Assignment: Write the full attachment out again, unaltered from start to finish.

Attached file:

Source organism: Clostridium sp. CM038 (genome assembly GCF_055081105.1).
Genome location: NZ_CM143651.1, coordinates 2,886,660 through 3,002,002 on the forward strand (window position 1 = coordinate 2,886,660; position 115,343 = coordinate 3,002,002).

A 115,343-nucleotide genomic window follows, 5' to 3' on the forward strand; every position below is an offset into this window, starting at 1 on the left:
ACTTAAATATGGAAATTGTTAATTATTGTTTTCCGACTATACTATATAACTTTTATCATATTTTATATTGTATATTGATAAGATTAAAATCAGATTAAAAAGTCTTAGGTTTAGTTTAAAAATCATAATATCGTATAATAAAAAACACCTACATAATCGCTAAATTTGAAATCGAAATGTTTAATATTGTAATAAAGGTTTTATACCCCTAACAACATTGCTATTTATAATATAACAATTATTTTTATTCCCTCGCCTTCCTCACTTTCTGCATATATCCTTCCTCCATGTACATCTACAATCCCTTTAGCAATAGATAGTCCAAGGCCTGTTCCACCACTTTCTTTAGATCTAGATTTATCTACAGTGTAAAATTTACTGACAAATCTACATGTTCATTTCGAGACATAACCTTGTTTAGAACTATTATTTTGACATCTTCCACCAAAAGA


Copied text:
Source organism: Clostridium sp. CM038 (genome assembly GCF_055081105.1).
Genome location: NZ_CM143651.1, coordinates 2,886,660 through 3,002,002 on the forward strand (window position 1 = coordinate 2,886,660; position 115,343 = coordinate 3,002,002).

A 115,343-nucleotide genomic window follows, 5' to 3' on the forward strand; every position below is an offset into this window, starting at 1 on the left:
ACTTAAATATGGAAATTGTTAATTATTGTTTTCCGACTATACTATATAACTTTTATCATATTTTATATTGTATATTGATAAGATTAAAATCAGATTAAAAAGTCTTAGGTTTAGTTTAAAAATCATAATATCGTATAATAAAAAACACCTACATAATCGCTAAATTTGAAATCGAAATGTTTAATATTGTAATAAAGGTTTTATACCCCTAACAACATTGCTATTTATAATATAACAATTATTTTTATTCCCTCGCCTTCCTCACTTTCTGCATATATCCTTCCTCCATGTACATCTACAATCCCTTTAGCAATAGATAGTCCAAGGCCTGTTCCACCACTTTCTTTAGATCTAGATTTATCTACAGTGTAAAATTTACTGACAAATCTACATGTTCATTTCGAGACATAACCTTGTTTAGAACTATTATTTTGACATCTTCCACCAAAAGA